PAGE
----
As part of our continuing engagement with the judiciaries from across the Central and East European region, the CEELI Institute recently co-sponsored an event, in cooperation with the Supreme Court of Macedonia addressing the ongoing challenges to judicial independence across the region—both within and without the EU. The program, held in late October, at Lake Ohrid, drew over 70 participants, including judges from Albania, Bosnia and Hercegovina, Croatia, Georgia, Kosovo, Lithuania, Poland, Serbia and Slovenia. The event provided a critically important platform for judges to exchange views and experiences in how best to respond to increasing external pressures on the judiciary. Particular attention was devoted to how judges can most effectively cope with pressures from the media, from the government and from external political sources, without compromising their integrity. For judiciaries still emerging from communist past, these issues have never been fully resolved. Judges in the region must continue to grapple with balancing their accountability and independence. This event was also generously supported by the US Embassy in Skopje and by the State Department’s Bureau of International Narcotics and Law Enforcement (INL).
In October, the CEELI Institute continued its ongoing efforts to support judges in countries on the front lines in the fight against terrorism, with support from the US Department of State’s Counterterrorism Bureau. This latest program brought together judges from the Middle East and North Africa–specifically, Algeria, Egypt, Morocco, Tunisia, and Lebanon–along with judicial counterparts from the US and Germany for the intensive three day exchange on useful practices for judges faced with adjudicating cases involving terrorism and national security issues. Our program curriculum again followed the format we developed for previous trainings provided to judges and prosecutors in the Western Balkans, relying on The Hague Memorandum on Good Practices for the Judiciary in Adjudicating Terrorism Offenses, a Good Practice document based on relevant international guidance and developed under the auspices of the 30-nation Global Counter Terrorism Forum (see www.thegctf.org).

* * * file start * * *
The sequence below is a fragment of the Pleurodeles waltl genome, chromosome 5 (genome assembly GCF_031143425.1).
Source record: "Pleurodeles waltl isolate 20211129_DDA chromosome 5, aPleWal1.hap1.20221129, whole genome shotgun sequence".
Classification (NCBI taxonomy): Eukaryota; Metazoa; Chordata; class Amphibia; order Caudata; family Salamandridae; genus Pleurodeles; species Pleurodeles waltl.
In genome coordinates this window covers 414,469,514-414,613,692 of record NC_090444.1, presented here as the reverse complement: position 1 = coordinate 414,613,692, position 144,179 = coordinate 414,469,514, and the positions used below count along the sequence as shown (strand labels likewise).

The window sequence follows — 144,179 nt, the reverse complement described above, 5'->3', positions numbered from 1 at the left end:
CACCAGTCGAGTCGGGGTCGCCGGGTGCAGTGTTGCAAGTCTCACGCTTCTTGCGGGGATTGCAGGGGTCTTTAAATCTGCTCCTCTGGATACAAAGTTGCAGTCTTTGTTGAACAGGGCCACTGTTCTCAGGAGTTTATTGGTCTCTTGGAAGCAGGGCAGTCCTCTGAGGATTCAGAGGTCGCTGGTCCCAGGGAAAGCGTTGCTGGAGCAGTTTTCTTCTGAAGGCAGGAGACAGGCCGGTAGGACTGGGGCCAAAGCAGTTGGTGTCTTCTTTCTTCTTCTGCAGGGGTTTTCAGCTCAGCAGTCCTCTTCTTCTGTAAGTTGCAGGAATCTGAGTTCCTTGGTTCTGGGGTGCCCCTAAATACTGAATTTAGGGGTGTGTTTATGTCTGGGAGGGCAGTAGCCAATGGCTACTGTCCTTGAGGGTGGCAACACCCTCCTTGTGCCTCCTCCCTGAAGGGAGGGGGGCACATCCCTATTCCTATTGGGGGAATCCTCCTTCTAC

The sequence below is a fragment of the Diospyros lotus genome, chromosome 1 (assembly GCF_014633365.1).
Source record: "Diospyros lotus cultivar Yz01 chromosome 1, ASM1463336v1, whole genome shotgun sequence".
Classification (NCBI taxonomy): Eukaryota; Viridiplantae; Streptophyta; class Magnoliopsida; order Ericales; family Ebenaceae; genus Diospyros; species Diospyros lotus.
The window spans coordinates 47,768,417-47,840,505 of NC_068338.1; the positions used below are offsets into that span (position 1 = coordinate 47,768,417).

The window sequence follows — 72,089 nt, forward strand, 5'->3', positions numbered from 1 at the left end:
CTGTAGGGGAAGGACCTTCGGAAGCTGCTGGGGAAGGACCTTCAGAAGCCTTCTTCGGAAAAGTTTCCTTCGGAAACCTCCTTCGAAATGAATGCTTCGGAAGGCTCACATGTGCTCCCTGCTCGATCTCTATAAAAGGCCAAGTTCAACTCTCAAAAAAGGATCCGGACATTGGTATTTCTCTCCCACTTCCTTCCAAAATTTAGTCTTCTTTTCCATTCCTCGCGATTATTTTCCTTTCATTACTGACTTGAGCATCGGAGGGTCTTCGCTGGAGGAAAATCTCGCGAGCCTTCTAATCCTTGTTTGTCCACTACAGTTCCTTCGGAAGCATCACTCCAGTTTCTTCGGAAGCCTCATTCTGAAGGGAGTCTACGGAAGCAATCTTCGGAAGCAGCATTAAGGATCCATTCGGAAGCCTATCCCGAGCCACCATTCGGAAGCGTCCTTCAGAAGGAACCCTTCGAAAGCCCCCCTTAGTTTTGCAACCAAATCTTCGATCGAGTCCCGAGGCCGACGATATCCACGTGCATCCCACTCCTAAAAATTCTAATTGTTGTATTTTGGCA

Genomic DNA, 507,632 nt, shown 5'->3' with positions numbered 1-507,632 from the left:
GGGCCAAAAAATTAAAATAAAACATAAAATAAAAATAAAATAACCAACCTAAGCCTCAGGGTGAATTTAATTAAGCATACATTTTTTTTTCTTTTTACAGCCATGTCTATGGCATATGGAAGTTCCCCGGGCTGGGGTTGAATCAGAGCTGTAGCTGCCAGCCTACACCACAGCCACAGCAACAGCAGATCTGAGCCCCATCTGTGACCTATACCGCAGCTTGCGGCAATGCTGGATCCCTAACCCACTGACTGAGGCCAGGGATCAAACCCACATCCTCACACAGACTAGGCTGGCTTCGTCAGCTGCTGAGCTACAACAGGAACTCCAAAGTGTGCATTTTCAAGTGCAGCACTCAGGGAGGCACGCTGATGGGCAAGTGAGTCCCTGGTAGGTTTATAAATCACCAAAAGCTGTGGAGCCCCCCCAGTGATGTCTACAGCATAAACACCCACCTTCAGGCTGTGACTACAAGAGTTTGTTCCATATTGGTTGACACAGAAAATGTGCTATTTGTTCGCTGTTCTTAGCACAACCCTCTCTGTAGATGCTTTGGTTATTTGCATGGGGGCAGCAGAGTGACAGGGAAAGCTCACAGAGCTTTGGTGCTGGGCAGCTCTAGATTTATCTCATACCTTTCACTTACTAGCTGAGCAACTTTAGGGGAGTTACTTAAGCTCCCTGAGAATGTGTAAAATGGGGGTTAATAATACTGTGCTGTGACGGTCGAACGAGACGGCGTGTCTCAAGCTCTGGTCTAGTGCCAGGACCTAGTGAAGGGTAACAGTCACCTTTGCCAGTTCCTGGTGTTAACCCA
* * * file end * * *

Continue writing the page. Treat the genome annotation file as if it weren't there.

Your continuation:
The October program was organized in Malta, in partnership with the International Institute for Justice and the Rule of Law (www.theiij.org). Judges from the United States and Germany with specialized experience in counter-terrorism adjudication facilitated highly interactive participant exchanges, using real case studies, Socratic tools and hypothetical problems. We were gratified by the enthusiastic response and intense level of participant participation in the program. Participants were eager to share their experiences, ask questions of one another, and explore ways in which they could implement effective changes in their countries’ counter-terrorism adjudication practices. As this program continues, CEELI looks to build on the relationships it has established in working with these first two groups of judges in the MENA and Balkan regions. Additional workshops will be held in 2017 for judges from both regions – updated and improved with feedback from the previous sessions. In addition, a non-state-specific case management tool/checklist is already in the preliminary stages of development with the idea being to create a universally applicable tool for judges who will be overseeing complicated terrorism cases in the future.
The Embassy of the Republic of Lithuanian together with the CEELI Institute in Prague would like to invite you to the presentation of a Lithuanian youth project “Mission: Siberia”. The presentation of the project will be made by two participants of Mission Siberia 2016 Karolina Tamašauskaite and Simonas Jazavitas.
Presentation will be followed by a discussion “Why is it important to know your history?”, panelists include:
Sergei Lukashevski, the director of the Sakharov Museum and Public Center in Moscow
Neela Winkelmann, Managing Director of the Platform of European Memory and Conscience
Štěpán Černoušek from the Institute for the Study of Totalitarian Regimes and head of the www.gulag.cz project.
Introductions by Christopher Lehmann, Executive Director of the CEELI Institute, and H. E. Edvilas Raudonikis, Ambassador of the Republic of Lithuania.
Those attending the event will have the opportunity to visit a photography exhibition showcasing ten years of Mission Siberia expeditions to the different parts of ex-Soviet Union.
Working language – English.
T: 257 210 122
The CEELI Institute has returned to Tunisia on November 2-3 to organize another workshop in cooperation with the Tunisian Anti-Corruption Agency (INLUCC), this time focused on detecting and investigating corruption in the tax area. Close to forty participants from the INLUCC and a range of other government bodies, including government auditors, tax departments, accountants, lawyers and judges met to discuss the issue in Tunis.
The session was led by veteran Canadian prosecutor John Pearson, together with Tunisian magistrate Mohamed Ayadi.